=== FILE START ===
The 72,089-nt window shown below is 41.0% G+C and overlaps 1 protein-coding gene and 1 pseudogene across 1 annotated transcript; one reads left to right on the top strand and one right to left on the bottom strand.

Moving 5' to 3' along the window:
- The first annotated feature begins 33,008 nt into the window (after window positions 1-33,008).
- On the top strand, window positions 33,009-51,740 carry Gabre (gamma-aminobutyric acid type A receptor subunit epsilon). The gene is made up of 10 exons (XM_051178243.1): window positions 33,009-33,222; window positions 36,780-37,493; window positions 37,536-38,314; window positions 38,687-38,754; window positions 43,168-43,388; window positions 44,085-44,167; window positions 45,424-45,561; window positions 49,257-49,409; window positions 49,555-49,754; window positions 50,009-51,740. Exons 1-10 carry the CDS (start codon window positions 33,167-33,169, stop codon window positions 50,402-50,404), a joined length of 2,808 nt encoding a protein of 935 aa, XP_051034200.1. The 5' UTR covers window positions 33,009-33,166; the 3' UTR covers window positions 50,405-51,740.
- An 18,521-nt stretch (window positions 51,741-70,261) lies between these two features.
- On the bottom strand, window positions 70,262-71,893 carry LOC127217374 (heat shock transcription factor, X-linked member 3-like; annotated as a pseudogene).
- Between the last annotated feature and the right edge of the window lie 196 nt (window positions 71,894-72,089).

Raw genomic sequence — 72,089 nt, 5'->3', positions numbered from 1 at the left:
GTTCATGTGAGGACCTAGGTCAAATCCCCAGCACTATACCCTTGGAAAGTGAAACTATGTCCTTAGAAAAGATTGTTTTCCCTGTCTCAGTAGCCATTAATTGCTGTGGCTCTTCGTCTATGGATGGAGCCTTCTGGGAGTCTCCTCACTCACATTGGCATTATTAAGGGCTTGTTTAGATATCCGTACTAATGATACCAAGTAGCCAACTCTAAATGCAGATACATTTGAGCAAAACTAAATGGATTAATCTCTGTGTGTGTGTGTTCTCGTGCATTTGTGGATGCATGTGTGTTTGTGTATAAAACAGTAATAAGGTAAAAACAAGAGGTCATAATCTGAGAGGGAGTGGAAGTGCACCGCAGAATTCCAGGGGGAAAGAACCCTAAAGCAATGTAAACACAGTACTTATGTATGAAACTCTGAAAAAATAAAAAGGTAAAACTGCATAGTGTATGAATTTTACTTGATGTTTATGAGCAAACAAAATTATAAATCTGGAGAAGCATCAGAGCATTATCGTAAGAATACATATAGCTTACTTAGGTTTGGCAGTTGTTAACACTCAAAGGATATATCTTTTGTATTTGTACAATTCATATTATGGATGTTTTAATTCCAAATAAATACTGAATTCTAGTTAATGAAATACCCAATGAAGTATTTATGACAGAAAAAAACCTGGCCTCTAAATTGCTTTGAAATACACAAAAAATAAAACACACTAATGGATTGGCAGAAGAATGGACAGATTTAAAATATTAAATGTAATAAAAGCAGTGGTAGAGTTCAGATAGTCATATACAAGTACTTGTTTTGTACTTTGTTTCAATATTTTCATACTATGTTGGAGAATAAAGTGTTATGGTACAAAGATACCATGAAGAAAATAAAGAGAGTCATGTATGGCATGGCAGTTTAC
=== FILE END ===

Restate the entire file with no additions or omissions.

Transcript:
The 72,089-nt window shown below is 41.0% G+C and overlaps 1 protein-coding gene and 1 pseudogene across 1 annotated transcript; one reads left to right on the top strand and one right to left on the bottom strand.

Moving 5' to 3' along the window:
- The first annotated feature begins 33,008 nt into the window (after window positions 1-33,008).
- On the top strand, window positions 33,009-51,740 carry Gabre (gamma-aminobutyric acid type A receptor subunit epsilon). The gene is made up of 10 exons (XM_051178243.1): window positions 33,009-33,222; window positions 36,780-37,493; window positions 37,536-38,314; window positions 38,687-38,754; window positions 43,168-43,388; window positions 44,085-44,167; window positions 45,424-45,561; window positions 49,257-49,409; window positions 49,555-49,754; window positions 50,009-51,740. Exons 1-10 carry the CDS (start codon window positions 33,167-33,169, stop codon window positions 50,402-50,404), a joined length of 2,808 nt encoding a protein of 935 aa, XP_051034200.1. The 5' UTR covers window positions 33,009-33,166; the 3' UTR covers window positions 50,405-51,740.
- An 18,521-nt stretch (window positions 51,741-70,261) lies between these two features.
- On the bottom strand, window positions 70,262-71,893 carry LOC127217374 (heat shock transcription factor, X-linked member 3-like; annotated as a pseudogene).
- Between the last annotated feature and the right edge of the window lie 196 nt (window positions 71,894-72,089).

Raw genomic sequence — 72,089 nt, 5'->3', positions numbered from 1 at the left:
GTTCATGTGAGGACCTAGGTCAAATCCCCAGCACTATACCCTTGGAAAGTGAAACTATGTCCTTAGAAAAGATTGTTTTCCCTGTCTCAGTAGCCATTAATTGCTGTGGCTCTTCGTCTATGGATGGAGCCTTCTGGGAGTCTCCTCACTCACATTGGCATTATTAAGGGCTTGTTTAGATATCCGTACTAATGATACCAAGTAGCCAACTCTAAATGCAGATACATTTGAGCAAAACTAAATGGATTAATCTCTGTGTGTGTGTGTTCTCGTGCATTTGTGGATGCATGTGTGTTTGTGTATAAAACAGTAATAAGGTAAAAACAAGAGGTCATAATCTGAGAGGGAGTGGAAGTGCACCGCAGAATTCCAGGGGGAAAGAACCCTAAAGCAATGTAAACACAGTACTTATGTATGAAACTCTGAAAAAATAAAAAGGTAAAACTGCATAGTGTATGAATTTTACTTGATGTTTATGAGCAAACAAAATTATAAATCTGGAGAAGCATCAGAGCATTATCGTAAGAATACATATAGCTTACTTAGGTTTGGCAGTTGTTAACACTCAAAGGATATATCTTTTGTATTTGTACAATTCATATTATGGATGTTTTAATTCCAAATAAATACTGAATTCTAGTTAATGAAATACCCAATGAAGTATTTATGACAGAAAAAAACCTGGCCTCTAAATTGCTTTGAAATACACAAAAAATAAAACACACTAATGGATTGGCAGAAGAATGGACAGATTTAAAATATTAAATGTAATAAAAGCAGTGGTAGAGTTCAGATAGTCATATACAAGTACTTGTTTTGTACTTTGTTTCAATATTTTCATACTATGTTGGAGAATAAAGTGTTATGGTACAAAGATACCATGAAGAAAATAAAGAGAGTCATGTATGGCATGGCAGTTTAC